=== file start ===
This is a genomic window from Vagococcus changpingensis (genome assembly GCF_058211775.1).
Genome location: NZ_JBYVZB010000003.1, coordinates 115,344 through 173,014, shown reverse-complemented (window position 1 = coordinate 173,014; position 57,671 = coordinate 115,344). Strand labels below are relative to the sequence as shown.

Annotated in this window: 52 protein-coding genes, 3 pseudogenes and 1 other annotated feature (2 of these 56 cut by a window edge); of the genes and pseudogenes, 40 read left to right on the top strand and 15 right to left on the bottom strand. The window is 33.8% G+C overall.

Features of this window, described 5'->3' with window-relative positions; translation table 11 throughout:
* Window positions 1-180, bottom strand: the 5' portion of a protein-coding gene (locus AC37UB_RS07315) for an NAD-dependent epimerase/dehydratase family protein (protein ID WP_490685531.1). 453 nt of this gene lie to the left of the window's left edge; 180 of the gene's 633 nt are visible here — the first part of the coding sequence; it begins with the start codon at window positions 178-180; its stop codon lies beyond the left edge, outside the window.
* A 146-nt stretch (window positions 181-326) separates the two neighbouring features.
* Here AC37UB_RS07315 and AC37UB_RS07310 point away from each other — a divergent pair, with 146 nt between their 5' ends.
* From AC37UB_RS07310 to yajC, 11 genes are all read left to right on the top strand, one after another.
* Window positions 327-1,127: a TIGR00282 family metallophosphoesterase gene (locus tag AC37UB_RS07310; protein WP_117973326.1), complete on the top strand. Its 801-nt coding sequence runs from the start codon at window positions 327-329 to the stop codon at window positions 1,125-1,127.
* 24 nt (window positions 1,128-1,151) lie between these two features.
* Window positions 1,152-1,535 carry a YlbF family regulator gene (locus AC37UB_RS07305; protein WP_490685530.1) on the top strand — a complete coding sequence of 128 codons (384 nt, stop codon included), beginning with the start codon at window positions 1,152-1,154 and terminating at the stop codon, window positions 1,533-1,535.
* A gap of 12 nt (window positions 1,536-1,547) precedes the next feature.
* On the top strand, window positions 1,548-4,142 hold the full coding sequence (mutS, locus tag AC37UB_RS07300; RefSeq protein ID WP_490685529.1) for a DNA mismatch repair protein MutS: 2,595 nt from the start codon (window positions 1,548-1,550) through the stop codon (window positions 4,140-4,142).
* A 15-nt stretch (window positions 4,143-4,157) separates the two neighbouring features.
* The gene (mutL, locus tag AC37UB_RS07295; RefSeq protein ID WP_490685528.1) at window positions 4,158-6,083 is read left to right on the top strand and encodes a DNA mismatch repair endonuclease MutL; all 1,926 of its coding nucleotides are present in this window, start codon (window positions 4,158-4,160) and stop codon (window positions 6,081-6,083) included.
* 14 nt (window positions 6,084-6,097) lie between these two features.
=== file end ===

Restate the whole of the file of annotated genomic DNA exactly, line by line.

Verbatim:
This is a genomic window from Vagococcus changpingensis (genome assembly GCF_058211775.1).
Genome location: NZ_JBYVZB010000003.1, coordinates 115,344 through 173,014, shown reverse-complemented (window position 1 = coordinate 173,014; position 57,671 = coordinate 115,344). Strand labels below are relative to the sequence as shown.

Annotated in this window: 52 protein-coding genes, 3 pseudogenes and 1 other annotated feature (2 of these 56 cut by a window edge); of the genes and pseudogenes, 40 read left to right on the top strand and 15 right to left on the bottom strand. The window is 33.8% G+C overall.

Features of this window, described 5'->3' with window-relative positions; translation table 11 throughout:
* Window positions 1-180, bottom strand: the 5' portion of a protein-coding gene (locus AC37UB_RS07315) for an NAD-dependent epimerase/dehydratase family protein (protein ID WP_490685531.1). 453 nt of this gene lie to the left of the window's left edge; 180 of the gene's 633 nt are visible here — the first part of the coding sequence; it begins with the start codon at window positions 178-180; its stop codon lies beyond the left edge, outside the window.
* A 146-nt stretch (window positions 181-326) separates the two neighbouring features.
* Here AC37UB_RS07315 and AC37UB_RS07310 point away from each other — a divergent pair, with 146 nt between their 5' ends.
* From AC37UB_RS07310 to yajC, 11 genes are all read left to right on the top strand, one after another.
* Window positions 327-1,127: a TIGR00282 family metallophosphoesterase gene (locus tag AC37UB_RS07310; protein WP_117973326.1), complete on the top strand. Its 801-nt coding sequence runs from the start codon at window positions 327-329 to the stop codon at window positions 1,125-1,127.
* 24 nt (window positions 1,128-1,151) lie between these two features.
* Window positions 1,152-1,535 carry a YlbF family regulator gene (locus AC37UB_RS07305; protein WP_490685530.1) on the top strand — a complete coding sequence of 128 codons (384 nt, stop codon included), beginning with the start codon at window positions 1,152-1,154 and terminating at the stop codon, window positions 1,533-1,535.
* A gap of 12 nt (window positions 1,536-1,547) precedes the next feature.
* On the top strand, window positions 1,548-4,142 hold the full coding sequence (mutS, locus tag AC37UB_RS07300; RefSeq protein ID WP_490685529.1) for a DNA mismatch repair protein MutS: 2,595 nt from the start codon (window positions 1,548-1,550) through the stop codon (window positions 4,140-4,142).
* A 15-nt stretch (window positions 4,143-4,157) separates the two neighbouring features.
* The gene (mutL, locus tag AC37UB_RS07295; RefSeq protein ID WP_490685528.1) at window positions 4,158-6,083 is read left to right on the top strand and encodes a DNA mismatch repair endonuclease MutL; all 1,926 of its coding nucleotides are present in this window, start codon (window positions 4,158-4,160) and stop codon (window positions 6,081-6,083) included.
* 14 nt (window positions 6,084-6,097) lie between these two features.